Is the SEC the toughest conference in college football? Seven straight titles are in the conference's corner, but the stunning lack of defense this year begs the question, is the SEC still the best?
While that question won't be answered until after bowl season at the earliest, there's no question that the SEC has provided the most exciting games of the 2013 season.
Sure, most have been shootouts; but nearly every week, there's a nail-biter involving a Top 10 team or a surprisingly close mid-level game that features a fantastic finish.
Just how thrilling have the games been? Let's look back at the young season and rank the best of the best.
The biggest game of opening weekend featured two Top 10 teams battling it out for border supremacy as Georgia headed across the South Carolina state line to take on Clemson on Saturday night in the ACC's version of Death Valley.
It didn't end well.
The two high-octane offenses battled back and forth for three quarters, but Georgia botched a potential game-tying field goal late in the third quarter. After the two teams traded punts, Clemson drove the length of the field on 12 plays and punched it in for a touchdown to build a 10-point lead with 7:40 to play.
Georgia scored a late touchdown, but couldn't recover the onside kick and fell to the Tigers 38-35.
With the Tigers still unbeaten and a signature win already on the schedule, this could be the most important game of the year in the SEC. If the conference cannibalizes itself and Clemson keeps winning, a one-loss SEC champion will not jump over the Tigers in the BCS.
It's not a coincidence that most of the SEC's great early-season games involve the Georgia Bulldogs. Their schedule is incredibly front-loaded and their defense is young, which means blown assignments will be exploited.
South Carolina went between the hedges looking to extend its winning streak over the Bulldogs to four, with superstar defensive end Jadeveon Clowney looking to rebound from a rather pedestrian opening night performance versus North Carolina.
After digging a 17-3 hole, the Gamecocks clawed back on the heels of running backs Mike Davis and Brandon Wilds to take a 24-24 tie into halftime. After Georgia built its lead back to 10, South Carolina cut it back to a four-point game early in the fourth with a short Davis touchdown run.
With all of the momentum on the Gamecocks' side and Georgia facing 3rd-and-13, Bulldog quarterback Aaron Murray hit a wide open Justin Scott-Wesley for an 85-yard touchdown to put the Dawgs up 11.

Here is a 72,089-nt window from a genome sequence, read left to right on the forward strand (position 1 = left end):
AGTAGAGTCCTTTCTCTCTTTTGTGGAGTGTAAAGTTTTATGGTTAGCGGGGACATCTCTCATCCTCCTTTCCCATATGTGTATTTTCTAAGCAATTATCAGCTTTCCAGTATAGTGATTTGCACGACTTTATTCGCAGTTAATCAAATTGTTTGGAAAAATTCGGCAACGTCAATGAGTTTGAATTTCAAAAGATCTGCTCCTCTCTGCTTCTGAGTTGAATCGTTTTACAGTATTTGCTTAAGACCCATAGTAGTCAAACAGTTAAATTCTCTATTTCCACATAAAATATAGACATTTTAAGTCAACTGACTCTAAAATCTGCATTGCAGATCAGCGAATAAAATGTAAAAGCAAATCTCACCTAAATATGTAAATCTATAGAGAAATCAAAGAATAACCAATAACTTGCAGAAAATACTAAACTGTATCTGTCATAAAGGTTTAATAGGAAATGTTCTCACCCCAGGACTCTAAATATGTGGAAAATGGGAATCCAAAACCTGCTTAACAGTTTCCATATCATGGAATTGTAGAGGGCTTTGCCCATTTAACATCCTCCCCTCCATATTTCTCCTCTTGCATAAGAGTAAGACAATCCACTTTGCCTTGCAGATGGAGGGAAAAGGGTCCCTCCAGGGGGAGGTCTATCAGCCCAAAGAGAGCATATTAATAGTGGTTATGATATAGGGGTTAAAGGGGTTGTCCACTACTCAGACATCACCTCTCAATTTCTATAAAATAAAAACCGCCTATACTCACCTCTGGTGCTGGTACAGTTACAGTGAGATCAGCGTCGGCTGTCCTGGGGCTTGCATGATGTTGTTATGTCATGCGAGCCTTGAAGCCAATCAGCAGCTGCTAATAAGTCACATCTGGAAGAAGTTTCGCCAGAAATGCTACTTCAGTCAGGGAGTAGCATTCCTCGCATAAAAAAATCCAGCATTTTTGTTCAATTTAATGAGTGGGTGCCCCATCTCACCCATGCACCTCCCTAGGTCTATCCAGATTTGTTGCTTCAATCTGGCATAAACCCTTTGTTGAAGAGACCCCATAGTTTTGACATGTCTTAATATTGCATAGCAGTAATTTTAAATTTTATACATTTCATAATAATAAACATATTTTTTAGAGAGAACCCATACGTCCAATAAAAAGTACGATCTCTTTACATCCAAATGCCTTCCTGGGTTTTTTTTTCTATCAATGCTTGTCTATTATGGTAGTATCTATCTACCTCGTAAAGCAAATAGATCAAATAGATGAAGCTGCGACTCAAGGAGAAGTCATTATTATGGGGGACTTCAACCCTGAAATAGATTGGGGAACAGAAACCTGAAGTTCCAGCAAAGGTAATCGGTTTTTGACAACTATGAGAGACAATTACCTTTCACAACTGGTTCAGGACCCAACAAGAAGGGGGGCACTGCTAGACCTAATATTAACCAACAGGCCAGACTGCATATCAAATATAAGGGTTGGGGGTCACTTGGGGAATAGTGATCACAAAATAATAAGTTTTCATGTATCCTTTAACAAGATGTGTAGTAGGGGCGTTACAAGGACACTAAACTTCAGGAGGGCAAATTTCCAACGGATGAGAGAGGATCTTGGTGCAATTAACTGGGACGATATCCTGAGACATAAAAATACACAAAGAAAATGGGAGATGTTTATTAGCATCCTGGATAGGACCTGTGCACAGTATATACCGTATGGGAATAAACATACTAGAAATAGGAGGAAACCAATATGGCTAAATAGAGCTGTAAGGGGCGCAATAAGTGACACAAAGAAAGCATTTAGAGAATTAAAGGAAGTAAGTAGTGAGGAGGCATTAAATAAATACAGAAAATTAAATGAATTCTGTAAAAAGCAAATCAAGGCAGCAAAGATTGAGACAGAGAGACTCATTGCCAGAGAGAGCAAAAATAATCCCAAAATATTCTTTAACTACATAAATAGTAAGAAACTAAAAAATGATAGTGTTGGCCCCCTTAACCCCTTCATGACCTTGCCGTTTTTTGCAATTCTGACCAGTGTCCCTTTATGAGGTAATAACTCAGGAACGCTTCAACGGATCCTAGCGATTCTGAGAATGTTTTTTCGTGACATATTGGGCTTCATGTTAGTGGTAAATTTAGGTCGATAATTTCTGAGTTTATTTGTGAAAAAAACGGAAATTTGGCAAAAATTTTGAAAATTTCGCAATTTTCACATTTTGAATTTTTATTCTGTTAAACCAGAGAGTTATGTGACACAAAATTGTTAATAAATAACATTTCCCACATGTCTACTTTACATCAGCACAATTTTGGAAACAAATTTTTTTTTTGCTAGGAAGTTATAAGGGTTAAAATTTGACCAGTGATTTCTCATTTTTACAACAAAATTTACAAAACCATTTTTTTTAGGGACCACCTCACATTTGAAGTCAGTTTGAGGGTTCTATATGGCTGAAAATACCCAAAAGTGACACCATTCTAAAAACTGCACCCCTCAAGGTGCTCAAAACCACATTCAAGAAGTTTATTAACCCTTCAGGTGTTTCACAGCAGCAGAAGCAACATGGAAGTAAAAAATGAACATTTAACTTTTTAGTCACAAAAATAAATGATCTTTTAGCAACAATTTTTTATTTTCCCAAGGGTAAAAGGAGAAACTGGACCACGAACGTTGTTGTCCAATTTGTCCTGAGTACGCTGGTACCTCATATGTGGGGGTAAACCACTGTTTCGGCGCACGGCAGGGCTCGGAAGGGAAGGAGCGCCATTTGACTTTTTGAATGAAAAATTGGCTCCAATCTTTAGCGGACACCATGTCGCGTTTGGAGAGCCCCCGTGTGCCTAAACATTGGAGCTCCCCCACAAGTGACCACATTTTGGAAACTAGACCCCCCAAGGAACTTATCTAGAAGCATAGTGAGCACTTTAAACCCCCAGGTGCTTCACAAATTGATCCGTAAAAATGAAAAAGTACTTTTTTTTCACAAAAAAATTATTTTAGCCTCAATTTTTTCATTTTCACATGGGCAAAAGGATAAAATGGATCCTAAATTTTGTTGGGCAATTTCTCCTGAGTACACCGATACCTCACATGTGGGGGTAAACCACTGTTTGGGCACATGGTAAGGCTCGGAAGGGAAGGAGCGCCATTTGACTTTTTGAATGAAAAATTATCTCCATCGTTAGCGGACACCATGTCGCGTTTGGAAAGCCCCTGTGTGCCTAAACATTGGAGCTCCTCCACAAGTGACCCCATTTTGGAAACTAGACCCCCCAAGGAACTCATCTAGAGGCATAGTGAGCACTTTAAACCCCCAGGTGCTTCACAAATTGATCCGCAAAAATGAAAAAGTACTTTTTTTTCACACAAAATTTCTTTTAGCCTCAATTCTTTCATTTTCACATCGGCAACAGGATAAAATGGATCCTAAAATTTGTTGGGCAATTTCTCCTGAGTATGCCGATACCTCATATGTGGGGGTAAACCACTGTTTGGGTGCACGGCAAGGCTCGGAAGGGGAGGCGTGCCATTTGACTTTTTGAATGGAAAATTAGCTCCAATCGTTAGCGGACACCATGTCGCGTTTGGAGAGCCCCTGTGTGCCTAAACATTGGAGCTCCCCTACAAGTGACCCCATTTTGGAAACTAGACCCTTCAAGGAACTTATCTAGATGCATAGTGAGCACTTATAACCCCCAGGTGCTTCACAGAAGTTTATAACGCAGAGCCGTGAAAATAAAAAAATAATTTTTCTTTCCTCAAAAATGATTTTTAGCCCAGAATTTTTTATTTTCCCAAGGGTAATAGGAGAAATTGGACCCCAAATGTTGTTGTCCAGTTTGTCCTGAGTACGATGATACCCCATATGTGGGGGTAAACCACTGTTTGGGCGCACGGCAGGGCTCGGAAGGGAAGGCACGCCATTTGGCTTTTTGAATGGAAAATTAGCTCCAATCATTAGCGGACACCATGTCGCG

But hope was not lost for South Carolina. With 2:37 to play, South Carolina's defense forced a 4th-and-2 from the Gamecocks' 32-yard-line. In no man's land and without kicker Marshall Morgan available, Georgia head coach Mark Richt went for it, calling star running back Todd Gurley's number. Gurley converted, the Bulldogs ran out the clock, and they earned a critical intra-division tiebreaker over the Gamecocks in the SEC East.
The first Thursday of the college football season featured a conference game between two programs on the rise, Ole Miss and Vanderbilt.
After Ole Miss got off the deck to take a 32-28 fourth-quarter lead, Vandy stormed back. After vomiting on the turf after a brutal hit, Commodore wide receiver Jordan Matthews came back later in the drive to catch a critical 42-yard completion on 4th-and-18 to set up the go-ahead touchdown.
Vandy's lead didn't last long.
Rebel running back Jeff Scott went 75 yards on the second play of Ole Miss' ensuing drive to score the game-winning touchdown with 1:07 to play to give the Rebs the win.
It was a fantastic way to close out the first Thursday of the season, and apparently the start of the shootout trend in the SEC in 2013.
Mississippi State headed to the Plains on Sept. 14 to take on Auburn, and the two provided one of the most thrilling ballgames of the year in the SEC.
This game featured a last-minute drive, a quarterback growing up before our eyes and a self-pass that nearly went the distance.
The two teams traded scores early, and with Mississippi State up six early in the third quarter, Auburn quarterback Nick Marshall—making just his third start—completed a tipped pass to himself and took off 37 yards down the sideline before being pushed out of bounds. The drive led to a field goal to cut the Bulldog lead to 20-17.